On Friday morning we were not aware that our exam for a Yachtsman Certificate will be taking place in the afternoon. I was still battling with myself whatever to try it or not, but I am not a quitter, so even though it was a hard decision I knew I would try, there was no doubt about it. A month before we went to Poland I implemented a hard learning regime at our home driving Marcin mad with asking him to read the materials we were given at least once. At the end he just gave up and was spending some evenings on reading about Theory of Sailing and Meteorology, lying quite relaxed on our bed while I was trying not to lose my head over Yacht Construction and Sailing Regulations.
We were sailing again and the wind came back to help us more after escaping for the last two days. We were practising jibing, tackling, MOB (Man overboard), guessing the wind direction and positions of the boat. We were as well relaxing with another rather useful manoeuvre – Heaving. This is quite interesting technique which would help you if you were sailing alone and want to take a break, make some tea or simply just rest for a few minutes. Heaving allows you to stop the boat almost completely but you can keep your sails up. In other words – you are able to stop the boat and still maintain the control – you are locking the boat at a safe angle and letting it work with the wind and waves.
In order to make the boat to heave you need to make your mainsail and your headsail (in our case it was jib) to work against each other. Furthermore you have to lock your tiller so the rudder works with the mainsail while the jib is backwinded, attempting to turn the boat away from the wind – that way you can balance the boat and hold it steady in a position. Well, now, you do not need to hold a tiller anymore, you do not have to control your ropes and you can go and make that cup of coffee!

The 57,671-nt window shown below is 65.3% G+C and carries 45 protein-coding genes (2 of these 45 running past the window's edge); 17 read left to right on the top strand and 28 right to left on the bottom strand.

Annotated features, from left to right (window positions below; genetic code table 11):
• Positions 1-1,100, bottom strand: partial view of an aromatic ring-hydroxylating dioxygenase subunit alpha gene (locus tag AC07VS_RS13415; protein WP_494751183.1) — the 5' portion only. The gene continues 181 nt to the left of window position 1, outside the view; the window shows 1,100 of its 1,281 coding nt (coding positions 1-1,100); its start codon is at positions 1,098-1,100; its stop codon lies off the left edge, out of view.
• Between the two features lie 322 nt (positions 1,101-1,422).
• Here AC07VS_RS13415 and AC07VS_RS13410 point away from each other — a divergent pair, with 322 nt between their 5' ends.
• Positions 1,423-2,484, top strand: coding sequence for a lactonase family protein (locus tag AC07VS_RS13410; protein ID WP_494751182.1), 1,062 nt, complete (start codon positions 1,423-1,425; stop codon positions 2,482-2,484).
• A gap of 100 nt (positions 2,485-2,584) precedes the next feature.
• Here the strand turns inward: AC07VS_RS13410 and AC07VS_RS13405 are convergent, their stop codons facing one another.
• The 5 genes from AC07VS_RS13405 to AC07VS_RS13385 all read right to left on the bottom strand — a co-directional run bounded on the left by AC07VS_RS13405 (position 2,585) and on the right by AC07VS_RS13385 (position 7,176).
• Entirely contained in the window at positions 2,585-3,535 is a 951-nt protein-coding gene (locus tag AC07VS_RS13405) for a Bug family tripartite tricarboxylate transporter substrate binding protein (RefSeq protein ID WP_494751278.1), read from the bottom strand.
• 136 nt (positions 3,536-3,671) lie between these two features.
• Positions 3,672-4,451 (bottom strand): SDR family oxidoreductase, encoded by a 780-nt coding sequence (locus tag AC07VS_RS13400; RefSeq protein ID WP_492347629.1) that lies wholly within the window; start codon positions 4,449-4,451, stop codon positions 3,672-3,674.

Like with every manoeuvre even in here you need to follow certain steps – first of all position your boat in a close-hauled point of sail and tightly trim your sails. Try to tack, but with a difference – unlike in tacking do not release your jibsheet! Now wind is playing trying to blow the bow further away. At that point you must push your tiller hard so your boat will face the wind – you have created a situation when your mainsail will try moving the boat toward the wind but the force left in your jib will try to push it away. Lock your tiller if you can and let your boat stay in this position, it will slowly drift away from the wind waging in a slalom and you just bought yourself a little bit of time to do whatever you need doing!
Of course, this manoeuvre should be tested on every boat individually as every boat acts differently and before you will put it into heave you should know it quite well to assess how it might act. Few factors can affect heaving – the length of the keel – the longer the keel the easier is to put the boat into heaving position, the larger the jib or mainsail, the harder the heaving could be (as the force of the wind will be stronger), if your jib is smaller, this will not help either – balancing the wind force is going to be more challenging! And this is why you should know your boat first and practice with weak, steady wind before attempting to do it seriously. Observe how your boat behaves after tacking and when you put the jib into the backwind position. Act when you notice your bow is trying to escape the wind by pushing your tiller in the opposite way. Reduce your jibsheet if necessary to avoid being put into a jibe manoeuvre and blow your bow completely off. In other words – just keep your eyes on the boat and practice as many times as you can, choosing different weather and the strength of the wind.
I loved heaving since it is the most instinctual manoeuvere from all we had learnt. I was quite good at doing it after a while, when I stopped thinking too much and started to observe a boat and my sails. And I think this made me love sailing even more – you must learn few things and how to do them, to understand, but later on you need to watch and act instinctively rather than with your head stack in the book.